Making Things Easier

Not only does new technology make it simpler for performers to create and distribute recordings, it makes it simpler for rights-holders to see they’re doing it. Composers can click around the web, sometimes guided by Google Alerts, searching for unlicensed streaming of their music. When they identify copyright violations, they may alert their publishers, who in turn might issue “takedown orders.”

Recent developments in Congress sound a more positive note. There’s new legislation on the horizon that’s designed to help sort through the often-confusing process of obtaining licenses. If enacted, the Music Modernization Act (MMA) would provide for an entity to which copyright holders would report music titles and other pertinent data. It would be similar to the existing organization SoundExchange, which licenses the use of sound recordings on digital platforms.

The MMA aims primarily to help rights holders and streaming music services. But choruses wanting to stream a performance or make a CD will also see “a big difference,” says Dean. The MMA will make the licensing process “far more clear and transparent,” he believes.  The Mechanical Licensing Collective, as the new entity is being called, would create “a one-stop shop,” says Lawson. Although the Harry Fox Agency is the name most frequently associated with mechanical licensing, “they have never represented all of the publishers,” he says. “There have always been a pretty large number of publishers who only licensed things directly.” The legislation has strong support from music and recording companies, Lawson adds. “It’s a big deal for the music industry.” In April, the House of Representatives approved the MMA by a unanimous vote. As this issue of the Voice goes to press, the bill is under consideration in the Senate.

When it comes to score distribution, Lawson says publishers are working on digital rights management (DRM) approaches that would track sheet music downloads.  For music that is downloaded, then printed and given out to members of a chorus, new stamping technology places dates and the number of copies purchased on the PDFs. It’s not perfect, Lawson says, because the PDF can be emailed: “It’s still based on the trust model.”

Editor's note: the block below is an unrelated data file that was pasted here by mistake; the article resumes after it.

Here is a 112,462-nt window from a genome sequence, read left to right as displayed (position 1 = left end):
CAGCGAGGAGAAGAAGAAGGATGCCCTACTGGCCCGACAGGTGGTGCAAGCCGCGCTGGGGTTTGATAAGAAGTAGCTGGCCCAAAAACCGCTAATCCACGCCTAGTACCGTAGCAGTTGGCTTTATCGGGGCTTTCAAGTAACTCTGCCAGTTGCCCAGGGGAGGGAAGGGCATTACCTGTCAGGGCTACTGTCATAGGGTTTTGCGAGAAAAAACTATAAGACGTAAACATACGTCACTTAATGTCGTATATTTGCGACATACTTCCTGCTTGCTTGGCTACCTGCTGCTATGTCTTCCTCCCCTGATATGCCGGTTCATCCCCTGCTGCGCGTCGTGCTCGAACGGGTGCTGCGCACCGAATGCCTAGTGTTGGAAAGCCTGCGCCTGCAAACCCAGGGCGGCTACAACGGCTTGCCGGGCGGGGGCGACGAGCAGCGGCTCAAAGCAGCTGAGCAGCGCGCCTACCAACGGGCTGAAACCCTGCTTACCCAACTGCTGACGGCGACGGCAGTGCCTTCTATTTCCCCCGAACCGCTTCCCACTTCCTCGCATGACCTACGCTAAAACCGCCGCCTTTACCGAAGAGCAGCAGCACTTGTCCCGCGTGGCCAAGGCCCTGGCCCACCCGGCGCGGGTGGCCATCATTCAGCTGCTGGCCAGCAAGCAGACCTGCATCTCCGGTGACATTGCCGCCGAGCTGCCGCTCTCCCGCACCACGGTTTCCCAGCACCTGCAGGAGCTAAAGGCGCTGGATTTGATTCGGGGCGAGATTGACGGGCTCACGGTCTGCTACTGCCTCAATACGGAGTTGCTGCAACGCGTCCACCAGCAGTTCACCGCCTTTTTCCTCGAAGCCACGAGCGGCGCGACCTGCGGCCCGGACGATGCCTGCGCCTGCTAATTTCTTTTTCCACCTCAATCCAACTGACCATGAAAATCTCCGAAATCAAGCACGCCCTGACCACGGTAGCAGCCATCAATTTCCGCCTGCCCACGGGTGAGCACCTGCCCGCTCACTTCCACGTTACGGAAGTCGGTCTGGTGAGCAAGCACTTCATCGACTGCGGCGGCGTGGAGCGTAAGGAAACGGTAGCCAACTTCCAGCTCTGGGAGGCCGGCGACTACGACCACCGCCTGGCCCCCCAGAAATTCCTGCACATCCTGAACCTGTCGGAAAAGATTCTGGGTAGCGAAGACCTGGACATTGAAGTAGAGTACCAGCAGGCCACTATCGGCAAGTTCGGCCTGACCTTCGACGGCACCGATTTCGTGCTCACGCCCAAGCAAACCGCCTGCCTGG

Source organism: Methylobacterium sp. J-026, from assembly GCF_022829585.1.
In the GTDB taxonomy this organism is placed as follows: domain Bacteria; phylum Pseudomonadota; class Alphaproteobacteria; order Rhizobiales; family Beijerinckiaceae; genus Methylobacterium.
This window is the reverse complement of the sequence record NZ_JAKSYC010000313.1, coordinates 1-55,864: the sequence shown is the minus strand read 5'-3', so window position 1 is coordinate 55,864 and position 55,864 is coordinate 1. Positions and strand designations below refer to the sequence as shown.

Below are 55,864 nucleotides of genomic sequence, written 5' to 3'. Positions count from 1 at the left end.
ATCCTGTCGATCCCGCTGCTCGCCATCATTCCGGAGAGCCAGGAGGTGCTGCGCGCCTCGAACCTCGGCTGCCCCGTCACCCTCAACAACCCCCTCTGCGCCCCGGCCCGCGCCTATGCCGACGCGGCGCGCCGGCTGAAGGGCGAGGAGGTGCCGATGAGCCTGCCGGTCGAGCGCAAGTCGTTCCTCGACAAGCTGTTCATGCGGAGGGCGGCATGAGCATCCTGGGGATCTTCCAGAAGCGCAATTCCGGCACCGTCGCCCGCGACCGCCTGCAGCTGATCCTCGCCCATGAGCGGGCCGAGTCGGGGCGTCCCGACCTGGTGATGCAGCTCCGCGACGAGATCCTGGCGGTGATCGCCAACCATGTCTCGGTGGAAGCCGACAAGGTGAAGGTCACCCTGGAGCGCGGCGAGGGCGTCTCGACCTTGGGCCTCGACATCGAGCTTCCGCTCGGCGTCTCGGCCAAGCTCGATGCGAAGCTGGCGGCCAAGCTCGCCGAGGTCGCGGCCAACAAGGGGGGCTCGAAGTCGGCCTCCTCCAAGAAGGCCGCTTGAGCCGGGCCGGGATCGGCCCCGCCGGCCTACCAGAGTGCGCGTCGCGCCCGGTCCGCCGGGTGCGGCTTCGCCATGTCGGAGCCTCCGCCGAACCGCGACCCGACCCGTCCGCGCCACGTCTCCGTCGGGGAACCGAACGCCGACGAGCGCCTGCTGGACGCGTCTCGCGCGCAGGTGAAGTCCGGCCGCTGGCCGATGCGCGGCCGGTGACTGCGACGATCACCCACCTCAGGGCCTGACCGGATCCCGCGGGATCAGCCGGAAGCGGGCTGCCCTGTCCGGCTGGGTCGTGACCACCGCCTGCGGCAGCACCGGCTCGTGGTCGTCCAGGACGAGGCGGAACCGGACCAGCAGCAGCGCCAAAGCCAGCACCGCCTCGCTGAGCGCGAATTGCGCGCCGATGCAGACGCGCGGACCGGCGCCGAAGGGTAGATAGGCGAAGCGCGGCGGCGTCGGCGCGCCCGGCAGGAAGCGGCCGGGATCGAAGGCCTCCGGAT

On the more distant horizon is technology that would track downloaded music that’s shared on tablet devices. About that there are “tons of questions,” says Lawson. For one thing, a church or school may hold the license to a piece of sheet music, but the file may most conveniently reside on an individual’s iPad. “So how does that file get disseminated?” he wonders. “How does it get stored and protected?” Because the tech landscape shifts quickly and continually, “all of us have been confused somewhat about what to do,” Lawson admits. Lending libraries provide a possible model: “You check out a book and have it on your iPad for a certain time.” In that way, acquiring music would be like a long-term rental, Lawson says. “I do believe this is going to be clearer and easier in the future.”

We may struggle to adjust when new technology raises new uncertainties, but Foss feels copyright conundrums often become clearer if we focus on two fundamental questions: “1) What is the subject of the copyright? and 2) Is the copyrighted property being duplicated?” The piece of published sheet music you have in your hand? That’s copyright-protected intellectual property. Are you thinking about running it through the photocopier? It’s unlikely you have the right to do that. Better call the publisher to find out what options you really have.

A Choral Copyright FAQ List

Many of the copyright questions choral directors bring to Foss and his fellow publishers arise from the assumption that there must be exceptions, and from uncertainty related to their application of new technology. Here’s a sampling of the most common queries these publishers receive, along with guidance supplied by Tom Dean.

Q: What are the differences between what educational institutions are permitted under copyright and what community groups are permitted?